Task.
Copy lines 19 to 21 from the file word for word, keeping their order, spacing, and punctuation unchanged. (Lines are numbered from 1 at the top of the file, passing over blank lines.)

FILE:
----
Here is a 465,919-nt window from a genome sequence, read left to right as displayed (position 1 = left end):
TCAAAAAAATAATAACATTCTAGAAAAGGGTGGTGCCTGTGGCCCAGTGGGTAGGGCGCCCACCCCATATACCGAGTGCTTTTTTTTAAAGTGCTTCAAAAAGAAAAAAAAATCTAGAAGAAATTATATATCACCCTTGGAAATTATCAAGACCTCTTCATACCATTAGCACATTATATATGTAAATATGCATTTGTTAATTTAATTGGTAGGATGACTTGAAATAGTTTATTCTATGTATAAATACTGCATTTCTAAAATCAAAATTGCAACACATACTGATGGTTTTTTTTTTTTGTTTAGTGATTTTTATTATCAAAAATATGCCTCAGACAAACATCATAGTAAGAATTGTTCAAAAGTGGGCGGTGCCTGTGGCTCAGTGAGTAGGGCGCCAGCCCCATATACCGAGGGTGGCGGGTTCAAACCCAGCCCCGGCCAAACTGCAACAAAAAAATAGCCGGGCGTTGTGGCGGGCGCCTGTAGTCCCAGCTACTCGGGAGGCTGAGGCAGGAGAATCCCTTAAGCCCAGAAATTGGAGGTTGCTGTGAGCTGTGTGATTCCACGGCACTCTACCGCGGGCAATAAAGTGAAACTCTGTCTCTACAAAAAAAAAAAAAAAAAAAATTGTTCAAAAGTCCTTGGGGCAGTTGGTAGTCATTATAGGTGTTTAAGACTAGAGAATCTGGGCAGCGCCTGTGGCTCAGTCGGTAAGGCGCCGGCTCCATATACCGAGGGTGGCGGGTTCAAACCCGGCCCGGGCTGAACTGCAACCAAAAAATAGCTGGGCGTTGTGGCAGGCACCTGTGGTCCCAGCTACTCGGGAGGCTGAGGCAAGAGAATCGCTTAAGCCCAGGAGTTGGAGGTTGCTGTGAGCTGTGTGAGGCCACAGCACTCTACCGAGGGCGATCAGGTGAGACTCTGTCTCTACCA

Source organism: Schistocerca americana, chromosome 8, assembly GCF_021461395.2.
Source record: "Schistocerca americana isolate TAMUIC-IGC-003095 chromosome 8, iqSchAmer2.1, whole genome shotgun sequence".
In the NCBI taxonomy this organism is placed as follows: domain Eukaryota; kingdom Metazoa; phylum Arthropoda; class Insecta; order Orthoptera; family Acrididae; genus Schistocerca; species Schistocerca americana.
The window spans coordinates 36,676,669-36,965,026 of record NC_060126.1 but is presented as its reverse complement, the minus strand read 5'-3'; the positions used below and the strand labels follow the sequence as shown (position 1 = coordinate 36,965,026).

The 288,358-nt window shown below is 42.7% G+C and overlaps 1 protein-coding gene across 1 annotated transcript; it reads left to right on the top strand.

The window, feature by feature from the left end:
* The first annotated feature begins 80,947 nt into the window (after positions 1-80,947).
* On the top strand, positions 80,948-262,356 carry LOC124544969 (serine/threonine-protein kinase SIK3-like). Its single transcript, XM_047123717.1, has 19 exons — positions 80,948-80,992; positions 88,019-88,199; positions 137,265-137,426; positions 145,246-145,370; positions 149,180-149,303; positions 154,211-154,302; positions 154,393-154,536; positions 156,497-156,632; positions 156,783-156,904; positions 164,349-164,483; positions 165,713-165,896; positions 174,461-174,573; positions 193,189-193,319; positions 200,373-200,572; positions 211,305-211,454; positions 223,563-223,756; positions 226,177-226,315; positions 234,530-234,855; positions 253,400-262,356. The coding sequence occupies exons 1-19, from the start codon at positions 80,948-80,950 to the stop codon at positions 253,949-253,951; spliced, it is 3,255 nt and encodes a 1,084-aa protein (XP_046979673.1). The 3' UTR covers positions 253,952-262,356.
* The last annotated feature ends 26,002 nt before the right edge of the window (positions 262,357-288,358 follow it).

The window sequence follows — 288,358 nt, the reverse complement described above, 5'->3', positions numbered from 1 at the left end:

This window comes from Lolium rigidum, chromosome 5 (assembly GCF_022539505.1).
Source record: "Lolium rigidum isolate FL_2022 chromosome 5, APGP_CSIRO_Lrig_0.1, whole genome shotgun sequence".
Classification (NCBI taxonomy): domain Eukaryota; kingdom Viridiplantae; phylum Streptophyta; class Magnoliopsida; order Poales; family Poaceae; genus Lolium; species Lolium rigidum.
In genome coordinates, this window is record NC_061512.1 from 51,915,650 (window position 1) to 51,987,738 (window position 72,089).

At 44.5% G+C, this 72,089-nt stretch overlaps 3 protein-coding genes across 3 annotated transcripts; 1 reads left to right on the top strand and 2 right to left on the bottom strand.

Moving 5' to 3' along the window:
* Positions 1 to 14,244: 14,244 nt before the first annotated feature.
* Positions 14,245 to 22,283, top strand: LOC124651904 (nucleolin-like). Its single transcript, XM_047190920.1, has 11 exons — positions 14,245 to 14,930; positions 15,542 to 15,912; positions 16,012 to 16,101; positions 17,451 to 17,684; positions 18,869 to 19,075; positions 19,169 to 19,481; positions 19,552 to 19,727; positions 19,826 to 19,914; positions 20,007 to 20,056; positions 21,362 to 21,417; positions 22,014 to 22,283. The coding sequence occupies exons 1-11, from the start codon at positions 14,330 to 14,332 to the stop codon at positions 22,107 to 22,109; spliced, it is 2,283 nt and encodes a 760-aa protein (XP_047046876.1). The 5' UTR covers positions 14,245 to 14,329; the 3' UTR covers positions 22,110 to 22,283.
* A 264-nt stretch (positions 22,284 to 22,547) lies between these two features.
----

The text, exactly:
* Positions 1 to 14,244: 14,244 nt before the first annotated feature.
* Positions 14,245 to 22,283, top strand: LOC124651904 (nucleolin-like). Its single transcript, XM_047190920.1, has 11 exons — positions 14,245 to 14,930; positions 15,542 to 15,912; positions 16,012 to 16,101; positions 17,451 to 17,684; positions 18,869 to 19,075; positions 19,169 to 19,481; positions 19,552 to 19,727; positions 19,826 to 19,914; positions 20,007 to 20,056; positions 21,362 to 21,417; positions 22,014 to 22,283. The coding sequence occupies exons 1-11, from the start codon at positions 14,330 to 14,332 to the stop codon at positions 22,107 to 22,109; spliced, it is 2,283 nt and encodes a 760-aa protein (XP_047046876.1). The 5' UTR covers positions 14,245 to 14,329; the 3' UTR covers positions 22,110 to 22,283.
* A 264-nt stretch (positions 22,284 to 22,547) lies between these two features.